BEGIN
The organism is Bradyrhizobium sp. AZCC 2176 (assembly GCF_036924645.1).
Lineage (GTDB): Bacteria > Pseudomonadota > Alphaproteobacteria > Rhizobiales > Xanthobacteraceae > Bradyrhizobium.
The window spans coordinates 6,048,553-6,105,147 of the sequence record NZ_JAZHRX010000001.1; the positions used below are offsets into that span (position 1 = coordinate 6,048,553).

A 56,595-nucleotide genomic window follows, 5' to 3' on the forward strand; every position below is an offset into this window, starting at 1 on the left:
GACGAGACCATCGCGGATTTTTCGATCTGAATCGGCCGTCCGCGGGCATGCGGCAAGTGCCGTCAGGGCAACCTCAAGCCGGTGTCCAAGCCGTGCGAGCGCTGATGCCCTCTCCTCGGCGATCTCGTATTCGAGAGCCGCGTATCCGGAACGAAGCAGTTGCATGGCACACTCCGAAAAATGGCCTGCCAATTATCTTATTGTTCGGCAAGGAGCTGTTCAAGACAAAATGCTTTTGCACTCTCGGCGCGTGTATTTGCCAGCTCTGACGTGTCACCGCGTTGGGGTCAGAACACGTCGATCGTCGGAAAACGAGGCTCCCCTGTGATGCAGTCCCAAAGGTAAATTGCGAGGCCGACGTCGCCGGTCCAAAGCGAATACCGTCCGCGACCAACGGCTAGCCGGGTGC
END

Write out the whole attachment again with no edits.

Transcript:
The organism is Bradyrhizobium sp. AZCC 2176 (assembly GCF_036924645.1).
Lineage (GTDB): Bacteria > Pseudomonadota > Alphaproteobacteria > Rhizobiales > Xanthobacteraceae > Bradyrhizobium.
The window spans coordinates 6,048,553-6,105,147 of the sequence record NZ_JAZHRX010000001.1; the positions used below are offsets into that span (position 1 = coordinate 6,048,553).

A 56,595-nucleotide genomic window follows, 5' to 3' on the forward strand; every position below is an offset into this window, starting at 1 on the left:
GACGAGACCATCGCGGATTTTTCGATCTGAATCGGCCGTCCGCGGGCATGCGGCAAGTGCCGTCAGGGCAACCTCAAGCCGGTGTCCAAGCCGTGCGAGCGCTGATGCCCTCTCCTCGGCGATCTCGTATTCGAGAGCCGCGTATCCGGAACGAAGCAGTTGCATGGCACACTCCGAAAAATGGCCTGCCAATTATCTTATTGTTCGGCAAGGAGCTGTTCAAGACAAAATGCTTTTGCACTCTCGGCGCGTGTATTTGCCAGCTCTGACGTGTCACCGCGTTGGGGTCAGAACACGTCGATCGTCGGAAAACGAGGCTCCCCTGTGATGCAGTCCCAAAGGTAAATTGCGAGGCCGACGTCGCCGGTCCAAAGCGAATACCGTCCGCGACCAACGGCTAGCCGGGTGC